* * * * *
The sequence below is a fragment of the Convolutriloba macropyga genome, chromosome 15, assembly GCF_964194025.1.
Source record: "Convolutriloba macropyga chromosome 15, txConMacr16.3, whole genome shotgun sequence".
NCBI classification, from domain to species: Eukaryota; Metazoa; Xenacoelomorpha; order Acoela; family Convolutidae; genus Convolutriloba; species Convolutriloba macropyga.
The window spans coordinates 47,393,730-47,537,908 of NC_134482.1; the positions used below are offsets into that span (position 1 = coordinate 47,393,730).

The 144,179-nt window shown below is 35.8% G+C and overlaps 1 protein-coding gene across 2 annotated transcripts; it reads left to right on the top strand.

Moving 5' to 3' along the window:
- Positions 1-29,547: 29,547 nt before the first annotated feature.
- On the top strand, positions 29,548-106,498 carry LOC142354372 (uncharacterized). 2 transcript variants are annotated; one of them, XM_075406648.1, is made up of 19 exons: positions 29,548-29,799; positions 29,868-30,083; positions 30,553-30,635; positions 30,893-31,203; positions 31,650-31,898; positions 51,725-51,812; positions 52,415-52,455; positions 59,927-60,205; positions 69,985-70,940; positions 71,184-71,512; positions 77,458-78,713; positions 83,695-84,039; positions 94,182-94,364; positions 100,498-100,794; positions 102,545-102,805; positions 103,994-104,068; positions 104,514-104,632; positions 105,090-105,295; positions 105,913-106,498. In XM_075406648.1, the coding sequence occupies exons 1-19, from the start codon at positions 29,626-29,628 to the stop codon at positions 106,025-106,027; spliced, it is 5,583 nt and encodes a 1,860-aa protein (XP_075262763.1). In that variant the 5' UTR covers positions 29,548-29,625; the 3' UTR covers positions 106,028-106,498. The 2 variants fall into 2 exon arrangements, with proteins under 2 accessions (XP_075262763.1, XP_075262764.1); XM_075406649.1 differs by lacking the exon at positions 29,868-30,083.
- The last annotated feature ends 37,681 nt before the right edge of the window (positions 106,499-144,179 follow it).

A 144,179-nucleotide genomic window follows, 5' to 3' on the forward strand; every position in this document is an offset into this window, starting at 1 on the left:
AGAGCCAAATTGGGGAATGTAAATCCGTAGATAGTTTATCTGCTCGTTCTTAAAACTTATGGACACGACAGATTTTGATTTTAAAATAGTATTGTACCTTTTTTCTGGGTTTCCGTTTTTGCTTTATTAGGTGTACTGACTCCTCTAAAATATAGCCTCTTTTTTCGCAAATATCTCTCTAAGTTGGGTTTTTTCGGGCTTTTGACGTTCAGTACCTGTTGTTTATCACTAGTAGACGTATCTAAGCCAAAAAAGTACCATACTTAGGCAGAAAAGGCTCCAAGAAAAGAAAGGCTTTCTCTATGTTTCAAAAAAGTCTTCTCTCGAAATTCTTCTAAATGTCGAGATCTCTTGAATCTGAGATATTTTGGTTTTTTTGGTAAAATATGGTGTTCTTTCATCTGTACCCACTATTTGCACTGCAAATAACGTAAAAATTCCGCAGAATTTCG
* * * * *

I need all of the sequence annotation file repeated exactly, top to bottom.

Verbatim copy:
The sequence below is a fragment of the Convolutriloba macropyga genome, chromosome 15, assembly GCF_964194025.1.
Source record: "Convolutriloba macropyga chromosome 15, txConMacr16.3, whole genome shotgun sequence".
NCBI classification, from domain to species: Eukaryota; Metazoa; Xenacoelomorpha; order Acoela; family Convolutidae; genus Convolutriloba; species Convolutriloba macropyga.
The window spans coordinates 47,393,730-47,537,908 of NC_134482.1; the positions used below are offsets into that span (position 1 = coordinate 47,393,730).

The 144,179-nt window shown below is 35.8% G+C and overlaps 1 protein-coding gene across 2 annotated transcripts; it reads left to right on the top strand.

Moving 5' to 3' along the window:
- Positions 1-29,547: 29,547 nt before the first annotated feature.
- On the top strand, positions 29,548-106,498 carry LOC142354372 (uncharacterized). 2 transcript variants are annotated; one of them, XM_075406648.1, is made up of 19 exons: positions 29,548-29,799; positions 29,868-30,083; positions 30,553-30,635; positions 30,893-31,203; positions 31,650-31,898; positions 51,725-51,812; positions 52,415-52,455; positions 59,927-60,205; positions 69,985-70,940; positions 71,184-71,512; positions 77,458-78,713; positions 83,695-84,039; positions 94,182-94,364; positions 100,498-100,794; positions 102,545-102,805; positions 103,994-104,068; positions 104,514-104,632; positions 105,090-105,295; positions 105,913-106,498. In XM_075406648.1, the coding sequence occupies exons 1-19, from the start codon at positions 29,626-29,628 to the stop codon at positions 106,025-106,027; spliced, it is 5,583 nt and encodes a 1,860-aa protein (XP_075262763.1). In that variant the 5' UTR covers positions 29,548-29,625; the 3' UTR covers positions 106,028-106,498. The 2 variants fall into 2 exon arrangements, with proteins under 2 accessions (XP_075262763.1, XP_075262764.1); XM_075406649.1 differs by lacking the exon at positions 29,868-30,083.
- The last annotated feature ends 37,681 nt before the right edge of the window (positions 106,499-144,179 follow it).

A 144,179-nucleotide genomic window follows, 5' to 3' on the forward strand; every position in this document is an offset into this window, starting at 1 on the left:
AGAGCCAAATTGGGGAATGTAAATCCGTAGATAGTTTATCTGCTCGTTCTTAAAACTTATGGACACGACAGATTTTGATTTTAAAATAGTATTGTACCTTTTTTCTGGGTTTCCGTTTTTGCTTTATTAGGTGTACTGACTCCTCTAAAATATAGCCTCTTTTTTCGCAAATATCTCTCTAAGTTGGGTTTTTTCGGGCTTTTGACGTTCAGTACCTGTTGTTTATCACTAGTAGACGTATCTAAGCCAAAAAAGTACCATACTTAGGCAGAAAAGGCTCCAAGAAAAGAAAGGCTTTCTCTATGTTTCAAAAAAGTCTTCTCTCGAAATTCTTCTAAATGTCGAGATCTCTTGAATCTGAGATATTTTGGTTTTTTTGGTAAAATATGGTGTTCTTTCATCTGTACCCACTATTTGCACTGCAAATAACGTAAAAATTCCGCAGAATTTCG